1.6 – released on 2013-12-11
About this android app:
“Brazilian National Anthem” is an android application written for android based smartphones and tablets. This mobile application lets you play the patriotic national anthem “Ouviram Do Ipiranga As Margens Placidas” of Brazil in your android based devices – both phones and tablets. This application is developed by professionals at Sanjaal Corps laboratory. The musical note diagram and the anthem history below is courtesy of Wikipedia.The flags of Brazil and the national anthem music are used under “fair usage” policy and Sanjaal Corps neither has the right to the flag, nor to the lyrics, audio and the musical notations.
This app supports android devices with sdk 2.2 and above
You can download this app by scanning the following QR code from your android phone.
If you have any questions, concerns or feedback, please contact us by sending us an email to contact AT sanjaal DOT com
About Brazilian National Anthem:
The Brazilian national anthem (Portuguese: Hino Nacional Brasileiro) was composed by Francisco Manuel da Silva in 1831 and had been given at least two sets of unofficial lyrics before a 1922 decree by President Epitácio Pessoa gave the anthem its definitive, official lyrics, by Joaquim Osório Duque-Estrada, after several changes were made to his proposal, written in 1909. The anthem’s lyrics have been described as Parnassian in style and Romantic in content.The melody of the Brazilian national anthem was composed by Francisco Manuel da Silva and was presented to the public for the first time in April 1831. On 7 April 1831, the first Brazilian Emperor, Pedro I, abdicated the Crown and days later left for Europe, leaving behind the then-five-year-old Emperor Pedro II. From the proclamation of the independence of Brazil in 1822 until the 1831 abdication, an anthem that had been composed by Pedro I himself, celebrating the country’s independence (and that now continues to be an official patriotic song, the Independence Anthem), was used as the National Anthem. In the immediate aftermath of the abdication of Pedro I, the Anthem composed by him fell in popularity.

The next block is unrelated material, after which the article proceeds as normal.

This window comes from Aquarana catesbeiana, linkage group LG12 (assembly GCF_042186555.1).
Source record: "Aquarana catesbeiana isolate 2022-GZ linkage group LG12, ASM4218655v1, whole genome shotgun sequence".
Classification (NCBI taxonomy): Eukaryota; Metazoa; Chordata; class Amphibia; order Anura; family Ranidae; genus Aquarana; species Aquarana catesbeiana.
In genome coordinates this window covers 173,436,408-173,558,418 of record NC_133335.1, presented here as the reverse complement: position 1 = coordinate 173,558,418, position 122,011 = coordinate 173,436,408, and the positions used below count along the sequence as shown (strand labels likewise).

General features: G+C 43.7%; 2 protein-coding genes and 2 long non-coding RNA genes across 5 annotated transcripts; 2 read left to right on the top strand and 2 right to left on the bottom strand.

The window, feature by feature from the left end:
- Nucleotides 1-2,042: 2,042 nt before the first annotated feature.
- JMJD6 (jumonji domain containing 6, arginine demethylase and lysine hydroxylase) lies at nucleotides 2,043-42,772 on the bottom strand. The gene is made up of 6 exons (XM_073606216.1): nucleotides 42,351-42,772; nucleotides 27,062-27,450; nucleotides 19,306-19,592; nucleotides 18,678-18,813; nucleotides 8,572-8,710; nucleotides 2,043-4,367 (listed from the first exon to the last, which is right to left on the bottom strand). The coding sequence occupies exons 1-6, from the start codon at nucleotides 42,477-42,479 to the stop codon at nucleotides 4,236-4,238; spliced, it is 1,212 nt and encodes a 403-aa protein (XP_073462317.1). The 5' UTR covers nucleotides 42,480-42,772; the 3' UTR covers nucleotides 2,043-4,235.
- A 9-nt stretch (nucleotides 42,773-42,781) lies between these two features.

Francisco Manuel da Silva then seized this opportunity to present his composition, and the Anthem written by him was played in public for the first time on 13 April 1831. On that same day, the ship carrying the former Emperor left the port of Rio de Janeiro. The date of April 13 now appears in official calendars as the Day of the Brazilian National Anthem. As to the actual date of composition of the music presented in April 1831, there is controversy among historians. Some hold that Francisco Manuel da Silva composed the music in the last four months of 1822 to commemorate Brazil’s independence (declared on 7 September 1822), others hold that the hymn was written in early 1823 and others consider the evidence of composition dating back to 1822 or 1823 unreliable, and hold that the Anthem presented on 13 April 1831 was written in 1831, and not before. In any event, the Anthem remained in obscurity until it was played in public on 13 April 1831. In style, the music resembles early Romantic Italian music such as that of Gioachino Rossini. Initially, the music composed by Francisco Manuel da Silva was given lyrics by Appeals Judge Ovídio Saraiva de Carvalho e Silva not as a National Anthem, but as a hymn commemorating the abdication of Pedro I and the accession of Pedro II to the Throne. It was known during this early period as “April 7 Hymn”. The lyrics by Ovídio Saraiva soon fell out of use, given that they were considered poor, and even offensive towards the Portuguese. The music, however, continued enjoying sustained popularity, and by 1837 it was played, without lyrics, in all public ceremonies.
Although no statute was passed during the imperial period to declare Francisco Manuel da Silva’s musical composition as the National Anthem, no formal enactment was considered necessary for the adoption of a National Anthem. A National Anthem was seen as resulting from praxis or tradition. Thus, by 1837, when it was played in all official solemnities, Francisco Manuel da Silva’s composition was already the Brazilian National Anthem. A new set of lyrics was proposed in 1841, to commemorate the coming of age and Coronation of Emperor Pedro II; those lyrics, popular but also considered poor, were soon abandoned too, this time by order of Emperor Pedro II, who specified that in public ceremonies the Anthem should be played with no lyrics. Emperor Pedro II directed that Francisco Manuel da Silva’s composition, as the National Anthem of the Empire of Brazil, should be played, without lyrics, on all occasions when the monarch presented himself in public, and in solemnities of military or civilian nature; the composition was also played abroad in diplomatic events relating to Brazil or when the Brazilian Emperor was present.